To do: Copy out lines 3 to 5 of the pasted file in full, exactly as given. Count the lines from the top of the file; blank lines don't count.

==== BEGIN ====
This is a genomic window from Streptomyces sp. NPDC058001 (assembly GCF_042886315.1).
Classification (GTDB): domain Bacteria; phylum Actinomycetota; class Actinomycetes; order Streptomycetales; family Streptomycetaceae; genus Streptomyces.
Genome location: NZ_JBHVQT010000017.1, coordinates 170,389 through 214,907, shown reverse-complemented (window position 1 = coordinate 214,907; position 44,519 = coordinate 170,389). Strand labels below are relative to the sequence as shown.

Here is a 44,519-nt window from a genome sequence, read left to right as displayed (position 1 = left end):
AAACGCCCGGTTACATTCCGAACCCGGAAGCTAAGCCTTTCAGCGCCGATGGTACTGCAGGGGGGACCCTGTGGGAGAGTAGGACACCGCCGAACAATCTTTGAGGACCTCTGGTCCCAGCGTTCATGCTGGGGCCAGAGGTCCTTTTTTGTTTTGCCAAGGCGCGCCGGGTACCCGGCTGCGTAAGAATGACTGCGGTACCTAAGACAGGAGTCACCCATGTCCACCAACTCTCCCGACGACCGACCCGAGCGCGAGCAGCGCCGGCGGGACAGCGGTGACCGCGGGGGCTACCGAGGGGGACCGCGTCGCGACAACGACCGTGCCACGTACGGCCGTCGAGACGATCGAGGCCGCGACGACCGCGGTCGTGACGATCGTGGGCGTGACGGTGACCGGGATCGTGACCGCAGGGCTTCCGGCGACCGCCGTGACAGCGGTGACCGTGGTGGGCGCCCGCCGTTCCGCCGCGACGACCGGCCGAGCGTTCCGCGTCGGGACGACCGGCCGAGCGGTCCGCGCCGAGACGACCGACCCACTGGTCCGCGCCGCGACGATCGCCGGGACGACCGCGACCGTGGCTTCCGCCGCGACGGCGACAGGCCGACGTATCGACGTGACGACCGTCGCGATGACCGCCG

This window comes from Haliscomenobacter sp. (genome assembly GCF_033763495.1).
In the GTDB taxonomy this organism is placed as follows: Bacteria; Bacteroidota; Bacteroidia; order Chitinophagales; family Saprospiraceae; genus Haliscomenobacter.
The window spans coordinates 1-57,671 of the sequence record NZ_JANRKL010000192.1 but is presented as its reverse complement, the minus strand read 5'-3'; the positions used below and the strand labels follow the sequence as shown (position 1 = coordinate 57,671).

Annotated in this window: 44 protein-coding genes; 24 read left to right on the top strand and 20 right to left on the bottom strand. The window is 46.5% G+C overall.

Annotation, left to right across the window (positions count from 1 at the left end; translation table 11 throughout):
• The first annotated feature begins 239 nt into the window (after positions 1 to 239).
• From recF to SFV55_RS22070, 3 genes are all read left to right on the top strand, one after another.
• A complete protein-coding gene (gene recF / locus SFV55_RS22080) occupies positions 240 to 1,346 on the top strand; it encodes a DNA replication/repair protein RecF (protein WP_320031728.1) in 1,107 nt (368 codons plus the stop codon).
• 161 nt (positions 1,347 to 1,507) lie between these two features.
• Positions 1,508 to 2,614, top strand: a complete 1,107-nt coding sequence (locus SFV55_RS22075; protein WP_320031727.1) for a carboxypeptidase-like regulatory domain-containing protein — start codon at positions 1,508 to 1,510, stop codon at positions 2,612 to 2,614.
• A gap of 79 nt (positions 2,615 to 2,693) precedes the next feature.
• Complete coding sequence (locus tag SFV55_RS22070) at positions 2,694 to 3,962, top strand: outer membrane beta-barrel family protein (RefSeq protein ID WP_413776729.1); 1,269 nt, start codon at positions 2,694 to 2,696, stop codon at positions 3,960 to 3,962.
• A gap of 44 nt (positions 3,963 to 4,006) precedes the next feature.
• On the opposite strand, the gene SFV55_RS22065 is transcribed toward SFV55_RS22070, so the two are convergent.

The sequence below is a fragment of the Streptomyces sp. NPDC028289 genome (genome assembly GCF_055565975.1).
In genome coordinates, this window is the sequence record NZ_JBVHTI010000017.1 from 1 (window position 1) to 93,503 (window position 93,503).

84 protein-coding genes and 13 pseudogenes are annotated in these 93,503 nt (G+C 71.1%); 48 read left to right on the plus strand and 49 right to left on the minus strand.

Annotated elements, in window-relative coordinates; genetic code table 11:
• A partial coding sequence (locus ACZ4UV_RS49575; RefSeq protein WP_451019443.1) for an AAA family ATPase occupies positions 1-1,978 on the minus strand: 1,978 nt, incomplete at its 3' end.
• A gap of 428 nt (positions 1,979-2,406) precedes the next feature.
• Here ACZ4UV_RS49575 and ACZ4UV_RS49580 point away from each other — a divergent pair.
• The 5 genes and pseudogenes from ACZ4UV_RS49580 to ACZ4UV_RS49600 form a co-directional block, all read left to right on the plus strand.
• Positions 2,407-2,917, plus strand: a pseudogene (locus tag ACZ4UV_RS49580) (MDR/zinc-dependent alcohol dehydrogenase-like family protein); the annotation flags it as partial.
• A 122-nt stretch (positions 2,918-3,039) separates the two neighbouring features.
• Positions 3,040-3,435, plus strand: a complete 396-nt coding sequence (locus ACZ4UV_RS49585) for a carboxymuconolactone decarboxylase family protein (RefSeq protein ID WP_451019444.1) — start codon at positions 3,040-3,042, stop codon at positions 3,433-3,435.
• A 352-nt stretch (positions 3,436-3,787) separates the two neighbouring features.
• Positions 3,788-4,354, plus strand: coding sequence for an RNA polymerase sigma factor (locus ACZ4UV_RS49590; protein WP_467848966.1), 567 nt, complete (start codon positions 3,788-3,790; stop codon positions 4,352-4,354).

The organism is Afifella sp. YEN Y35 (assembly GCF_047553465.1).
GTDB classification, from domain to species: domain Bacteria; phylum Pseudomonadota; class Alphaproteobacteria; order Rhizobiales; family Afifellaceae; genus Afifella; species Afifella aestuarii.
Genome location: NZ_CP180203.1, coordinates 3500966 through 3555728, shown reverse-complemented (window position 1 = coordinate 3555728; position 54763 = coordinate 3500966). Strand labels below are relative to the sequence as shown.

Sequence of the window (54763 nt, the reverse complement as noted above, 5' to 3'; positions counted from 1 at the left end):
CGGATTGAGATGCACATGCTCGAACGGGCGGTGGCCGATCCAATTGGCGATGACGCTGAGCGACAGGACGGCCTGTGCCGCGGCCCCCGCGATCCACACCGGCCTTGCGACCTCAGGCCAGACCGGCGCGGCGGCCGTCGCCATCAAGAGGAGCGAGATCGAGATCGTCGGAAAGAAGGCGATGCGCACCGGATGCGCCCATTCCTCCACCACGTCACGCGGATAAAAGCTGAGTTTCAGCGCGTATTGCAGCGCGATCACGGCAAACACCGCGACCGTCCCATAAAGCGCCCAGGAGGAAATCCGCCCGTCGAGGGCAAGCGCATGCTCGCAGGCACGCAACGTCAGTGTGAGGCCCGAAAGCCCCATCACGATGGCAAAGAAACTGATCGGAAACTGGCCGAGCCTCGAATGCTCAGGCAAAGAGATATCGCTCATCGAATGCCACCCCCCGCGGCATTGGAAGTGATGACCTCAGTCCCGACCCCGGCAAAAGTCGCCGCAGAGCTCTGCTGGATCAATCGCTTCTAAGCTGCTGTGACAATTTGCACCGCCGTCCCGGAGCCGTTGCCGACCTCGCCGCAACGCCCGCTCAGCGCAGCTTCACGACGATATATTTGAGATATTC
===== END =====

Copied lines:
Genome location: NZ_JBHVQT010000017.1, coordinates 170,389 through 214,907, shown reverse-complemented (window position 1 = coordinate 214,907; position 44,519 = coordinate 170,389). Strand labels below are relative to the sequence as shown.

Here is a 44,519-nt window from a genome sequence, read left to right as displayed (position 1 = left end):
AAACGCCCGGTTACATTCCGAACCCGGAAGCTAAGCCTTTCAGCGCCGATGGTACTGCAGGGGGGACCCTGTGGGAGAGTAGGACACCGCCGAACAATCTTTGAGGACCTCTGGTCCCAGCGTTCATGCTGGGGCCAGAGGTCCTTTTTTGTTTTGCCAAGGCGCGCCGGGTACCCGGCTGCGTAAGAATGACTGCGGTACCTAAGACAGGAGTCACCCATGTCCACCAACTCTCCCGACGACCGACCCGAGCGCGAGCAGCGCCGGCGGGACAGCGGTGACCGCGGGGGCTACCGAGGGGGACCGCGTCGCGACAACGACCGTGCCACGTACGGCCGTCGAGACGATCGAGGCCGCGACGACCGCGGTCGTGACGATCGTGGGCGTGACGGTGACCGGGATCGTGACCGCAGGGCTTCCGGCGACCGCCGTGACAGCGGTGACCGTGGTGGGCGCCCGCCGTTCCGCCGCGACGACCGGCCGAGCGTTCCGCGTCGGGACGACCGGCCGAGCGGTCCGCGCCGAGACGACCGACCCACTGGTCCGCGCCGCGACGATCGCCGGGACGACCGCGACCGTGGCTTCCGCCGCGACGGCGACAGGCCGACGTATCGACGTGACGACCGTCGCGATGACCGCCG